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From tiny cage to relaxing hammock



© FOUR PAWS | 2015

Former "bile bear" Hy Vong enters her new enclosure for the first time

Do you remember the story of Asian black bear Hy Vong? Often referred to as “moon bears” because of the characteristic white crescent shape on their chests, Hy Vong was kept in terrible conditions on a farm in Vietnam, where for many years her bile was painfully extracted for use in traditional medicines.

 

In 2014, Hy Vong was taken to the “Hanoi Wildlife Rescue Centre” by her owner because she had become useless for the bile industry. Although no puncture wound could be seen on her stomach, ultrasonic scans revealed that her liver was covered with scars. This indicates that Hy Vong was abused as a bile bear, although bile extraction has officially been banned in Vietnam since 1992! 

 

Although Hy Vong had escaped the suffering of bile extraction in her new home at the wildlife rescue center Soc Son, her accommodation was still not species-appropriate. The cage she was living in was just a few square meters in size and Hy Vong could hardly move. When FOUR PAWS saw her sad eyes for the first time, we knew that work needed to be done. We started our activities in Vietnam in order to support Soc Son financially. A new bear enclosure (first a bear house followed by outdoor enclosures) was established to provide the bears more space. Now, the first enclosures have been built and Hy Vong was able to enter her new home for the very first time. We covered her first, tentative steps in her new home with our camera:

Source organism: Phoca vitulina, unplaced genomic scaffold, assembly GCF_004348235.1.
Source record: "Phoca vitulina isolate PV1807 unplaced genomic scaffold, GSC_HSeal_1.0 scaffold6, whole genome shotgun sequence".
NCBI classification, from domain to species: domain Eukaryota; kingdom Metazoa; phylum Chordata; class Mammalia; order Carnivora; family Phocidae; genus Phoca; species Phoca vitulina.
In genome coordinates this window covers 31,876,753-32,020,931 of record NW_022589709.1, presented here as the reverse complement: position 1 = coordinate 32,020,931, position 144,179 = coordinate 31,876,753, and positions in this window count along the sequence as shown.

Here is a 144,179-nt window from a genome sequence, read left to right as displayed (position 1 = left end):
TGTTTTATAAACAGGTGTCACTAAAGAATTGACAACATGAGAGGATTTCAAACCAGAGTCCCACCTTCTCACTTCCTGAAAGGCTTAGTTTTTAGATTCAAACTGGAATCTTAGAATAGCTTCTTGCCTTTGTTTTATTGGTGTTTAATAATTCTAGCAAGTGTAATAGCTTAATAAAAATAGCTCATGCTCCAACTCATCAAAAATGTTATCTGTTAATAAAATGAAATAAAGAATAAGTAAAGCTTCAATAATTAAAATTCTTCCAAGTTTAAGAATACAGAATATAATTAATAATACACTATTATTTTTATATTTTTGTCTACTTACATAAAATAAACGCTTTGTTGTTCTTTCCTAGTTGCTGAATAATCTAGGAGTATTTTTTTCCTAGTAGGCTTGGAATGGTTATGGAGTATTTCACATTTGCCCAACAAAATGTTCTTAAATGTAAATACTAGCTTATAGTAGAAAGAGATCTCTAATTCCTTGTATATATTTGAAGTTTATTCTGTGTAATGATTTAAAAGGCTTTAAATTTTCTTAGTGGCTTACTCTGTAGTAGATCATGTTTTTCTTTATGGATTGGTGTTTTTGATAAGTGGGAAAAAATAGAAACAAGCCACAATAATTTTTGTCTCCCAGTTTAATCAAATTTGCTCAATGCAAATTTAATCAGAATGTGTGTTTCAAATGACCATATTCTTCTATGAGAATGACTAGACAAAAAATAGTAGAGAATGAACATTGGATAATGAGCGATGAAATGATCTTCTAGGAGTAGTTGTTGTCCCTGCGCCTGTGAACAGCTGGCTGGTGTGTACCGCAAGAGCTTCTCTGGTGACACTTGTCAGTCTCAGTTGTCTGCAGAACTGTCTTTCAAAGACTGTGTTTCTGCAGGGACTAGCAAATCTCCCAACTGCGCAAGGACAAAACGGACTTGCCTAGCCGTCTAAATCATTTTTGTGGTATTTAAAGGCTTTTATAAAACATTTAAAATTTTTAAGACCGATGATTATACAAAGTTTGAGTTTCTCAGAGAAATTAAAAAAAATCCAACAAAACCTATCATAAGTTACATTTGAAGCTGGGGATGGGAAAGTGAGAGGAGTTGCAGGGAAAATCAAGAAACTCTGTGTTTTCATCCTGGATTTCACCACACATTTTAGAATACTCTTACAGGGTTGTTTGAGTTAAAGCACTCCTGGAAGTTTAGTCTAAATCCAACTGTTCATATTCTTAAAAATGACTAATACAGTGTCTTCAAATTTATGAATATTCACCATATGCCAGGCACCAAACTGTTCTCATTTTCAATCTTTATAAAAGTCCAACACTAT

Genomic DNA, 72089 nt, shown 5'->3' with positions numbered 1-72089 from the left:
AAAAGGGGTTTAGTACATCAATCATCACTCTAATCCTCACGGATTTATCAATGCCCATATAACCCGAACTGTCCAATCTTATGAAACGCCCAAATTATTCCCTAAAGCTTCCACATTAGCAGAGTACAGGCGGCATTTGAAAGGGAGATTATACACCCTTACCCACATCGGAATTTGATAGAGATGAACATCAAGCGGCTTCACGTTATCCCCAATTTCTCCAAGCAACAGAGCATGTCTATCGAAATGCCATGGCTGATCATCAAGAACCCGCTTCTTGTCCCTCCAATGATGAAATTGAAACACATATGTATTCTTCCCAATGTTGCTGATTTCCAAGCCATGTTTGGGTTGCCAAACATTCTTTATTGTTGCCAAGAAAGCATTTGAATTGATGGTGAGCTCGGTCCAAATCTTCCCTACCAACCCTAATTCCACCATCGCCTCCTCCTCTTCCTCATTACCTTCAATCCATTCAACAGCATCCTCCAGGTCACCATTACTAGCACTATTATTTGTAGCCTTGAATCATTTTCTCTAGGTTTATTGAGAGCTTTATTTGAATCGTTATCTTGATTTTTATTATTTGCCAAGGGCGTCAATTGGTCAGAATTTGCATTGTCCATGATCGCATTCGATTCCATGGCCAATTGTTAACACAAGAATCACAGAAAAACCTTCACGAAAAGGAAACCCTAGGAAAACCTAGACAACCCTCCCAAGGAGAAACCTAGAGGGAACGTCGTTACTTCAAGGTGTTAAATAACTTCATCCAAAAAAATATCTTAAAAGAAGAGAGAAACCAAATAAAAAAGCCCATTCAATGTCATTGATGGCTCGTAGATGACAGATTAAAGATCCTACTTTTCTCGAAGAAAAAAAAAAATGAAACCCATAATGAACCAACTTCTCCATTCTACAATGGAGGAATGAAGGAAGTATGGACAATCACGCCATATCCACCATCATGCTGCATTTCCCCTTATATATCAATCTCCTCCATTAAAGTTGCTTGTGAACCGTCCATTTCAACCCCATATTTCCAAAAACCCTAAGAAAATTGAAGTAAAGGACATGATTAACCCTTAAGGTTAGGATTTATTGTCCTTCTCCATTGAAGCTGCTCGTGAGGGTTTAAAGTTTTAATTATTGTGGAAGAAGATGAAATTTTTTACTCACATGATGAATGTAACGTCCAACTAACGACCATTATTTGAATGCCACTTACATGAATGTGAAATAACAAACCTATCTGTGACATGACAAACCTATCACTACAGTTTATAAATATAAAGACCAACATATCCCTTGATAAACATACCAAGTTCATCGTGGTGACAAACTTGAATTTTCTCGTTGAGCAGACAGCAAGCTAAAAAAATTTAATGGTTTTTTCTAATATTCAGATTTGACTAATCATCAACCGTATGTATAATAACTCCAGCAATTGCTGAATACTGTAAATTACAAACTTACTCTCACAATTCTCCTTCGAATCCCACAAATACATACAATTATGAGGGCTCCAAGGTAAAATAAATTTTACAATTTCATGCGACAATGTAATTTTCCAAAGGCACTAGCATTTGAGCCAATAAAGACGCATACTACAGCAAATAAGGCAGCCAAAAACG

FOUR PAWS creates more space for 15 bears

This, however, is just the beginning. There’s still a lot of work to be done. The situation for Asiatic black bears in Vietnam is catastrophic. Since extracting bear bile  is against the law, many bear farms have had to close. Nevertheless, more than 1,200 bears still live in horrendous conditions on bear farms. The number has declined significantly since 2005 – at that time there was still over 4,000 bears living in appalling conditions on bear farms. However, the sharp decline in numbers is not simply due to natural causes. Above all, the decline can be attributed to to the illegal wildlife trade. Due to the financial burden, many farmers sell their animals illegally to China or Laos, where the bile bear industry is still legal. Some of them even slaughter all of their bears and sell the coveted paws and organs abroad.

 

It’s clear we need to stop this horrendous practice immediately. We want to help as many bears as possible, as soon as we can. Therefore, we plan to build a bear sanctuary in Vietnam offering a new home for abused bile bears.

 

Please support our efforts to rescue more bile bears in Vietnam by donating today!



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